This year, the US Federal Reserve will shred an estimated 5.6 billion damaged, out-of-date or just a plain grotty banknotes worth a combined $175 billion and send them to be incinerated.
Money gets trashed regularly and mostly no one notices but what if a powerful hurricane and a gang of sophisticated thieves happened to be headed right towards where it’s kept?
That’s the premise of “The Hurricane Heist,” the latest release from veteran director Rob Cohen, the creator of the megabucks “Fast and Furious” franchise.
“A shoot-out is no longer just a shoot-out, a chase is no longer just a chase. Any of the tropes of action films suddenly have to reinterpreted by taking place in 140 mph winds and driving rain,” the 68-year-old told AFP. “It just seemed like, what a delicious challenge to be able to create a hurricane itself, but to create an action film within it.”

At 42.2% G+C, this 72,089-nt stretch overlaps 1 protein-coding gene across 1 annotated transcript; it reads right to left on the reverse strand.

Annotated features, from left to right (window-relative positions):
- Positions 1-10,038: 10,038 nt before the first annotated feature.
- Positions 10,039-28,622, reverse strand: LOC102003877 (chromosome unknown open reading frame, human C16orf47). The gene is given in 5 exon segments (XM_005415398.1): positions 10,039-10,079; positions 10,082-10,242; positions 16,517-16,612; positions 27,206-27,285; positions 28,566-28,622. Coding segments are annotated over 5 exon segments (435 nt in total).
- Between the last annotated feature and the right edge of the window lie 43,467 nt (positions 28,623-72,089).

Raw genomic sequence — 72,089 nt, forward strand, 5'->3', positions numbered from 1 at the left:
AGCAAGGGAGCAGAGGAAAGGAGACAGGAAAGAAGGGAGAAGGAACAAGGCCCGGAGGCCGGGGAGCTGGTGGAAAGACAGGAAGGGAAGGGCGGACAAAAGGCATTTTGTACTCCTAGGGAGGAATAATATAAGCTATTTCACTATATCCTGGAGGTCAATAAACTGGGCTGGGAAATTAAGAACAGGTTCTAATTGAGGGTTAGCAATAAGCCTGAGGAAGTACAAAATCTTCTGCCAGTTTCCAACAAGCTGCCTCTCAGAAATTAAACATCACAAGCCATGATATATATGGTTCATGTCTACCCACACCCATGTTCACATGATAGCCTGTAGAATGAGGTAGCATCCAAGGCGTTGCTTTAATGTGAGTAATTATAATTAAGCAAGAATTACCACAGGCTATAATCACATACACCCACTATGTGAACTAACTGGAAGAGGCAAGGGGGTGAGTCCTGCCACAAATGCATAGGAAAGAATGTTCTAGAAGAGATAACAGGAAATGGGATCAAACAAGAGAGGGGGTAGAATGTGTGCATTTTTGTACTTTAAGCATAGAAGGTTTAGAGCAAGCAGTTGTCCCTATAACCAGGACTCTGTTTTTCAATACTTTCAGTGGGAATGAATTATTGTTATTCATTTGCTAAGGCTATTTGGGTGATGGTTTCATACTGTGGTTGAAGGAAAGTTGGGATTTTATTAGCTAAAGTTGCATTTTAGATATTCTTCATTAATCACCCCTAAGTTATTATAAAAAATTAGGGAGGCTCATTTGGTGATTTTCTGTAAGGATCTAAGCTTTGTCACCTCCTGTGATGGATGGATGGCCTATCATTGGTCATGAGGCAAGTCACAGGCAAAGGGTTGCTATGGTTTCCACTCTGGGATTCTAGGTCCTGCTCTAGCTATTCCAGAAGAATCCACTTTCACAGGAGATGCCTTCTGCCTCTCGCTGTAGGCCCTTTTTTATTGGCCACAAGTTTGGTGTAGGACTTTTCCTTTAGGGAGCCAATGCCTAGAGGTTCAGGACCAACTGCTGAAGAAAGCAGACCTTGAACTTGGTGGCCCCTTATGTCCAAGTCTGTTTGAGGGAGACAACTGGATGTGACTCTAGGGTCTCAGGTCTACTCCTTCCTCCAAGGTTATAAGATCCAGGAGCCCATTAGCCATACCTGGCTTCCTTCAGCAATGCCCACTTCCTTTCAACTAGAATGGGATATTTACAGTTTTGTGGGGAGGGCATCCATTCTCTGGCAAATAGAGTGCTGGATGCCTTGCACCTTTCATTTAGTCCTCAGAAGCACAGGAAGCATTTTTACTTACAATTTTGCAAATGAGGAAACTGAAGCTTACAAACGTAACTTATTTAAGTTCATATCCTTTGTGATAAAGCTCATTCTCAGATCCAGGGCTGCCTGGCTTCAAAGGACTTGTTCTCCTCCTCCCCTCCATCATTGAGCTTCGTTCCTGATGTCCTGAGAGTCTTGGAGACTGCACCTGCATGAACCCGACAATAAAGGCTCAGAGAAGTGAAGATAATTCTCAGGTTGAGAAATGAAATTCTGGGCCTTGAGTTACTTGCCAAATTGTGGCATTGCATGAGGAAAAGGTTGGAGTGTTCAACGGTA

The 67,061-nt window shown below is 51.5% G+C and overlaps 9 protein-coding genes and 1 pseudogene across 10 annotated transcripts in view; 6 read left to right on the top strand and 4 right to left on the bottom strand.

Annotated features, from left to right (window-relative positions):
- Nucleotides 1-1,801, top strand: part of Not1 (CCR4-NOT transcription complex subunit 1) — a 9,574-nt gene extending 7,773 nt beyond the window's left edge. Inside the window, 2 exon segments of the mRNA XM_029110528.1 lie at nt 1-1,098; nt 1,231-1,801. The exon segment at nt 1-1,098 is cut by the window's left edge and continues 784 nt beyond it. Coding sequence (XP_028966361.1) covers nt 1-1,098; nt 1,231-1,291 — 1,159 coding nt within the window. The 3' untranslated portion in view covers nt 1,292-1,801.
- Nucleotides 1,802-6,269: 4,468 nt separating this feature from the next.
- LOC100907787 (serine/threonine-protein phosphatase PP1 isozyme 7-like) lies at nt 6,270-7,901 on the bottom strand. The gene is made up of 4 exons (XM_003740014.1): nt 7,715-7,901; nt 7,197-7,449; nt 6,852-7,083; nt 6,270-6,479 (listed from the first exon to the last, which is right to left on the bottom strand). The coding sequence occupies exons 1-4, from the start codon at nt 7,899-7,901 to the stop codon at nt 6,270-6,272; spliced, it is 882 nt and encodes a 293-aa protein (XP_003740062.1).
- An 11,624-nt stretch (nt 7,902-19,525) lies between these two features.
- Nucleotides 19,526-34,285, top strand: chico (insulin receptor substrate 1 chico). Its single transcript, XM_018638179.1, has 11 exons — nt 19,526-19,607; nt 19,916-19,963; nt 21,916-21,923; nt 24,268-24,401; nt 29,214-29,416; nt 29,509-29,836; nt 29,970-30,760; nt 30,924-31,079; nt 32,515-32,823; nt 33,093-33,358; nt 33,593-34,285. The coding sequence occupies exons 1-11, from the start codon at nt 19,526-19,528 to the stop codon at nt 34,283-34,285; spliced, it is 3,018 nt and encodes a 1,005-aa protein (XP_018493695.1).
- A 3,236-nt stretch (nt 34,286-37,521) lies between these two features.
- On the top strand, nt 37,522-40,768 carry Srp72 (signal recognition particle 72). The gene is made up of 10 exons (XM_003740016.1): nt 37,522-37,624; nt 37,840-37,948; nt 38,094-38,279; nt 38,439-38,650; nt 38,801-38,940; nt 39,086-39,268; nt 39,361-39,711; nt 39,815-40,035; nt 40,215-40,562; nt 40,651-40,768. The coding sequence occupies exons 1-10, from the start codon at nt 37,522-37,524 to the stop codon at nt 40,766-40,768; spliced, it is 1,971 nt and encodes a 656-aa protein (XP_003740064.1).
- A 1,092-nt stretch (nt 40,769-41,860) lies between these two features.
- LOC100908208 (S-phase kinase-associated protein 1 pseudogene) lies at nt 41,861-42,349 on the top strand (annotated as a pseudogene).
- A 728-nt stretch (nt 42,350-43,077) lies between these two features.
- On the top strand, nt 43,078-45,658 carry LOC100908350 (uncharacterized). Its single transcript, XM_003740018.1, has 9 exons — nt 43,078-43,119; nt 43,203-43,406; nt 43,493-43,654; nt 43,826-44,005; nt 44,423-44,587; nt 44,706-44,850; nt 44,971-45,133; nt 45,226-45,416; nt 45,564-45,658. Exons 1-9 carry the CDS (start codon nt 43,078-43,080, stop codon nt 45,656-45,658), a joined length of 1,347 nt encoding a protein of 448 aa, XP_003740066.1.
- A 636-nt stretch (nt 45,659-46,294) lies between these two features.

“The Hurricane Heist” stars Toby Kebbell (“Kong: Skull Island”) as Will Rutledge, a government meteorologist tracking Hurricane Tammy, the fiercest storm in US history, headed for coastal Alabama.
As the locals evacuate, the US mint in the fictional town of Gulfport race against time to shred $600 million in old bills before Tammy hits — but a gang of tech-savvy robbers have other ideas.
Extreme weather is a nightmare all too real for Cohen, who remembers a particularly terrifying storm when he was growing up in the small commuter town of Cornwall, an hour’s drive north of New York City.
“We got hit with a hurricane somewhere in the 1950s and all I remember is the power going out and trees falling. You hear the trees snapping and falling, and those banshee winds howling,” he recalls.